Dr. Jeffrey Elmer of the Spokane Sleep Center in Spokane, WA advises parents to recognize that this is not a sign of psychotic behavior or abuse. It can be caused by life stresses. Although many studies have been conducted, the main cause of night terrors cannot be pinned down. Several studies have suggested that children with night terrors or parasomniacs have a positive family history for such behavior. They affect boys about 4 times more than girls. It has also been noted as a developmental problem, and can be associated with the nervous system. However, stress has been known to trigger episodes.

If a child's night terrors become so severe as to cause injury to herself, or so frequent that the parents need help, Dr. Ralph Pascualy of the Seattle Sleep Disorder Center, advises the use of medication such as diazepam (Valium - an anti-anxiety drug) or trazodone (Deseryl - an anti-depressant medicine). However, both Dr. Pascualy and Dr. Elmer do not recommend it unless it is a severe problem. If a child takes drugs like these he may have difficulty waking up in the morning and remain groggy and slow for the first few hours. Often, physicians try to avoid the use of drugs if possible. The episodes can be misdiagnosed as a seizure disorder. Children should be checked for the differences. Medication could be used for the older child on occasions such as a overnight stay or camp.

In general, a child will outgrow the problem. As her sleep patterns and nervous systems become more mature the episodes will become less frequent and less severe. When Kara began experiencing night terrors, some weeks she would have 1 to 3 a week; some weeks 1 to 3 a night. they would last from 15 minutes to one hour or more (possibly because I interfered). She is now 5-years-old and has an episode approximately once a month, that lasts no more than 15 minutes. If she is fighting a cold or extremely tired, she is more likely to have an episode.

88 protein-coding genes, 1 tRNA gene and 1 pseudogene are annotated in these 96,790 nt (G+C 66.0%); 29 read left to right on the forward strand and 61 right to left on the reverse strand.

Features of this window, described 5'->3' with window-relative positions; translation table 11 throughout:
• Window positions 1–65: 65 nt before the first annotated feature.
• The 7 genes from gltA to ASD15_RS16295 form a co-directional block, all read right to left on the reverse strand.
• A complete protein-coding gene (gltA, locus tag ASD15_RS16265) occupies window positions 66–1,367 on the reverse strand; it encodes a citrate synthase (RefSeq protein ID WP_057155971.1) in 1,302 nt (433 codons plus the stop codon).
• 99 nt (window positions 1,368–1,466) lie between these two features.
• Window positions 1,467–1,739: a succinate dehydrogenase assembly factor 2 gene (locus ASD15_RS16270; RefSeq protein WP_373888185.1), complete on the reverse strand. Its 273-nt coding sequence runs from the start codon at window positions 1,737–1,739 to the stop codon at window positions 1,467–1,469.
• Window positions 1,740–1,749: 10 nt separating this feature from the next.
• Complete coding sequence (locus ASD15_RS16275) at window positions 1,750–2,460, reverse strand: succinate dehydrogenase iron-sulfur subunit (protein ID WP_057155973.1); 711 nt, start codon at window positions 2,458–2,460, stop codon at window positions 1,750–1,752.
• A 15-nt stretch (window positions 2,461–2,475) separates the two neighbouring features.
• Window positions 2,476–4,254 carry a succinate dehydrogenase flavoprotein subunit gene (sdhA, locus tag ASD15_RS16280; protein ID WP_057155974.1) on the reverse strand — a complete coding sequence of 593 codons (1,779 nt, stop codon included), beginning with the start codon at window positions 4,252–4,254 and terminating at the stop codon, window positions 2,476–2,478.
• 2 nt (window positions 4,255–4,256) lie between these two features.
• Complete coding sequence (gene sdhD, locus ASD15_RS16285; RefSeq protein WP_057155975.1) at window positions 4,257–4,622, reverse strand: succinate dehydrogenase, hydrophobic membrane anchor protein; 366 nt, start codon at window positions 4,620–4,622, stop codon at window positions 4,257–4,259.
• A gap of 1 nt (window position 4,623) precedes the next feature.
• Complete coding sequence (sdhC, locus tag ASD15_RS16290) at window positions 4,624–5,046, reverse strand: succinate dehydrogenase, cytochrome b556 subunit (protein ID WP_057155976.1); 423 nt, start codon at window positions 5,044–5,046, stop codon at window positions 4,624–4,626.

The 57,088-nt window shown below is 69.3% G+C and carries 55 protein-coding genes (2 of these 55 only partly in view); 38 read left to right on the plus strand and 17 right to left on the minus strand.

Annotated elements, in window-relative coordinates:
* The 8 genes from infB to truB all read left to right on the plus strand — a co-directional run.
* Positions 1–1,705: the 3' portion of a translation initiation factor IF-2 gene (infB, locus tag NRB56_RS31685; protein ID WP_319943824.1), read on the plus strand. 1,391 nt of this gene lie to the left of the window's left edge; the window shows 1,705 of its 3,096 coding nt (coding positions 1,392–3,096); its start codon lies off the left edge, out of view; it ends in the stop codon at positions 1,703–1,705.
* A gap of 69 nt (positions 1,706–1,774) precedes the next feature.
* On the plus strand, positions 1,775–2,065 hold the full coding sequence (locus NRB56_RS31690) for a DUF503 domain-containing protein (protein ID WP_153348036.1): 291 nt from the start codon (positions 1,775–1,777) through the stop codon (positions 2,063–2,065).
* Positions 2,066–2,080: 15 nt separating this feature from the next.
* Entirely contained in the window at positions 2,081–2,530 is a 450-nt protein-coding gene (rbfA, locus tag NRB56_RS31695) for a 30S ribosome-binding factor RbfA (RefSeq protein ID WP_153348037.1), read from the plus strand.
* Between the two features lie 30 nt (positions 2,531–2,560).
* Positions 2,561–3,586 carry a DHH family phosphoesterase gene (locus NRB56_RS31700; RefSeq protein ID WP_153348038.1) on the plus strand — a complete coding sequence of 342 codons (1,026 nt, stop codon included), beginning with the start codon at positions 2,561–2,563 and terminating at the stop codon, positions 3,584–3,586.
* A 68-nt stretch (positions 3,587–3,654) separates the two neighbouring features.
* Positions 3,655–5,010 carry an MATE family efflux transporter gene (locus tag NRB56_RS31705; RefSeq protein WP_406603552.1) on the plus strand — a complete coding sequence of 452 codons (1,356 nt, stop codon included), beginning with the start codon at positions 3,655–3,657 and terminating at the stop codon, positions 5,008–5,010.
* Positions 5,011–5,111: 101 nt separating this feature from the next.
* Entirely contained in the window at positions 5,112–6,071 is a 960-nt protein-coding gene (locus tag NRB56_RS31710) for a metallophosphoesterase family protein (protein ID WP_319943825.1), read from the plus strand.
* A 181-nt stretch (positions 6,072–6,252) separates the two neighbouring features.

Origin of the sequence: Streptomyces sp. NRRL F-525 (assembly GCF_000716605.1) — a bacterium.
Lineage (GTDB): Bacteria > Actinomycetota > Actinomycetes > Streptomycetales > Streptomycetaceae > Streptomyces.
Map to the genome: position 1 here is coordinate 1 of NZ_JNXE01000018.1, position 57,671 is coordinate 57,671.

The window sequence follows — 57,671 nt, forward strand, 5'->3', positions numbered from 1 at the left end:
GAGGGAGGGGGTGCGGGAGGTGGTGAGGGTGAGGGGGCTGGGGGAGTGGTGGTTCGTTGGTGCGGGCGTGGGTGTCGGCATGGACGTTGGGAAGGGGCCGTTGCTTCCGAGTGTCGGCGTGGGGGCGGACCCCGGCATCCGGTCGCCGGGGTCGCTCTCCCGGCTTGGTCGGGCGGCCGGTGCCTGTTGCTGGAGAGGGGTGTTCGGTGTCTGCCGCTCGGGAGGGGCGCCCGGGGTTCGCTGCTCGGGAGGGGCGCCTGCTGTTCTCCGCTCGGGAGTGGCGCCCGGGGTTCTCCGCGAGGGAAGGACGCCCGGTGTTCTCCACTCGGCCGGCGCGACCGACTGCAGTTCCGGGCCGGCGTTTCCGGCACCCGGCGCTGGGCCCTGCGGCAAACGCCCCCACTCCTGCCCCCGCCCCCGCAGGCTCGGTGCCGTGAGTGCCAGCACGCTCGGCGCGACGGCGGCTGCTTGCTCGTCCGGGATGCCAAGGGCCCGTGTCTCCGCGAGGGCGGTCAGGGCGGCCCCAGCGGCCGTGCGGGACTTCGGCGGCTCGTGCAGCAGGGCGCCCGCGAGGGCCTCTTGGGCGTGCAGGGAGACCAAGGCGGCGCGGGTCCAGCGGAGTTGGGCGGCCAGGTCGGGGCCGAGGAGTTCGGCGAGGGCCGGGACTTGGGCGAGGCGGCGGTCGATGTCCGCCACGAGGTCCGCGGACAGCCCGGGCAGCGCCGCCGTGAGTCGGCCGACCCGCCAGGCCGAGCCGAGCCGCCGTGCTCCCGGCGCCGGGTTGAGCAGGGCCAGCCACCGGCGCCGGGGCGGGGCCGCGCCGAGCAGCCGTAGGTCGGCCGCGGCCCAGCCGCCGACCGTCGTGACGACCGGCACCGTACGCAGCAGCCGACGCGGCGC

Night terrors can be extremely frightening for the parent who doesn't understand. It is frustrating to be unable to help a child who is experiencing a night terror. However, Kara's episodes have improved greatly since I left her alone. If you suspect your child is having night terrors, discuss it with your family physicians. If you feel the episodes are severe, check for additional information. There are Sleep Centers throughout the U.S. that could be of help.

I know it is frustrating to be told that your child will outgrow it. Dr. Pascualy emphasizes that the child rarely remembers these spells and is not suffering. Remember that your child is a happy, healthy individual in every other aspect of life.

Kerry Wiltzius is a free-lance writer, mother of three, and has struggled with a child with night terrors for three years.
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Author:Wiltzius, Kerry
Publication:Pediatrics for Parents
Date:Oct 1, 1989
Words:1156